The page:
Naps Among Older People Linked to Higher Diabetes Rate
A university study of 20,000 Chinese adults aged 50 and older says that people who nap four to six days a week have a higher rate of type 2 diabetes than people who either never take a daily snooze or do so less often.
Researchers found that adults in the study who napped four to six days a week were 36 percent more likely to have diabetes than study members who never napped. Despite the connection, however, the researchers are not certain that napping itself causes the nappers' higher proportion of type 2. One of the possibilities they cite for a link between napping and diabetes is that people in poor health, which includes people with diabetes, simply may be more inclined to nap. On the other hand, napping, which they cite as a cultural norm in China among people of all ages, may disrupt the body's normal rhythms or cause stress upon waking that alters how the body uses blood sugar--something that over time could lead to diabetes.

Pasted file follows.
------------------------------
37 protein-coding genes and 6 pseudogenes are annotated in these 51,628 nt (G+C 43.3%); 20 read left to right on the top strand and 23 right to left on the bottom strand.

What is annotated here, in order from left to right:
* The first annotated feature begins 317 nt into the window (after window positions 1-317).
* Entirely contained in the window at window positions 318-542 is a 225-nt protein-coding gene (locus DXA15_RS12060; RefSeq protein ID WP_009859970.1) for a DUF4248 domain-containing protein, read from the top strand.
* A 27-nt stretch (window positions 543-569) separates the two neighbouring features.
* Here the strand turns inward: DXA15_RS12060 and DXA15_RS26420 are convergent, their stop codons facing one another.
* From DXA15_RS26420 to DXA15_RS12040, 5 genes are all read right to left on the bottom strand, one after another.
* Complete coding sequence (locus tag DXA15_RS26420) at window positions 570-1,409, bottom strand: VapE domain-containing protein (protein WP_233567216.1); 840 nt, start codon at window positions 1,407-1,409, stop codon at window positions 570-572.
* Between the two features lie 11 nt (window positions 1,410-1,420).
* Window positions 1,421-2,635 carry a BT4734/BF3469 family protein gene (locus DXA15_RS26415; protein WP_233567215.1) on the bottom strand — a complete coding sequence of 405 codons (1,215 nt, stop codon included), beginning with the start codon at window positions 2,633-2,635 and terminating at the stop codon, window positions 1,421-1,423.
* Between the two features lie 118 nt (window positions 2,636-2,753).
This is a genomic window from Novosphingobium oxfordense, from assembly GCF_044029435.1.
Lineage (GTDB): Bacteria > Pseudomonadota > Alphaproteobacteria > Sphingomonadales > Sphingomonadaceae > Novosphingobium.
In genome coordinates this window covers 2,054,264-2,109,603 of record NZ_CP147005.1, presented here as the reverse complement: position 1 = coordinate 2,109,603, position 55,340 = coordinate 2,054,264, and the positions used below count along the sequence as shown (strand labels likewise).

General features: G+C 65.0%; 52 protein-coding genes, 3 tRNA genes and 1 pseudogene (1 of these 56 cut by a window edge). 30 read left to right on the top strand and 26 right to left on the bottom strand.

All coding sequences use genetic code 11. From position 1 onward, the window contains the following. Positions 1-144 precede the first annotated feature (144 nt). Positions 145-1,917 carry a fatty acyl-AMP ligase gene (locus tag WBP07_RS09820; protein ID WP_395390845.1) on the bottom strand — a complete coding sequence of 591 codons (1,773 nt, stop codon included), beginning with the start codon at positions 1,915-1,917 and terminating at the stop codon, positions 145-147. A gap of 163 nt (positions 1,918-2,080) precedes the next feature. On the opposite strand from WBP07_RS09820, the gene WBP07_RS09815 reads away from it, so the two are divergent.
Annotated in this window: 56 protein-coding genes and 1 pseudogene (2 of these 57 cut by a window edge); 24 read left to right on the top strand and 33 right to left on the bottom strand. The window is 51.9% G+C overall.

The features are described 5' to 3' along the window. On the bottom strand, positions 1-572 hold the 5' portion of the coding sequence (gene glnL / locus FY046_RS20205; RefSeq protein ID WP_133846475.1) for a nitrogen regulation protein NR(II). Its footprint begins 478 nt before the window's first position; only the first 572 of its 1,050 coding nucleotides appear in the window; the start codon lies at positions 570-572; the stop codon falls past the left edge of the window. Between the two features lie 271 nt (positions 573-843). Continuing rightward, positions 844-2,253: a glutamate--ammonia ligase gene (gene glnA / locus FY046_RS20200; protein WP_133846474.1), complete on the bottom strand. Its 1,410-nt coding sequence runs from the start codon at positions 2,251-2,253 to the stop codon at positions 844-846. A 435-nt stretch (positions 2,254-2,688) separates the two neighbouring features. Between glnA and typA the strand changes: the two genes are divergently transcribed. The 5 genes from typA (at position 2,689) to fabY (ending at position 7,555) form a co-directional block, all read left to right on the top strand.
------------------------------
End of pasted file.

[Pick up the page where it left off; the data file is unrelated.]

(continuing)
Although the study does suggest a link between napping and diabetes, the researchers, based at the University of Birmingham in the United Kingdom, say that any conclusive study will have to cover a significant span of years and include frequent nappers who are diabetes-free at the start.
The study has been published in the journal Sleep.
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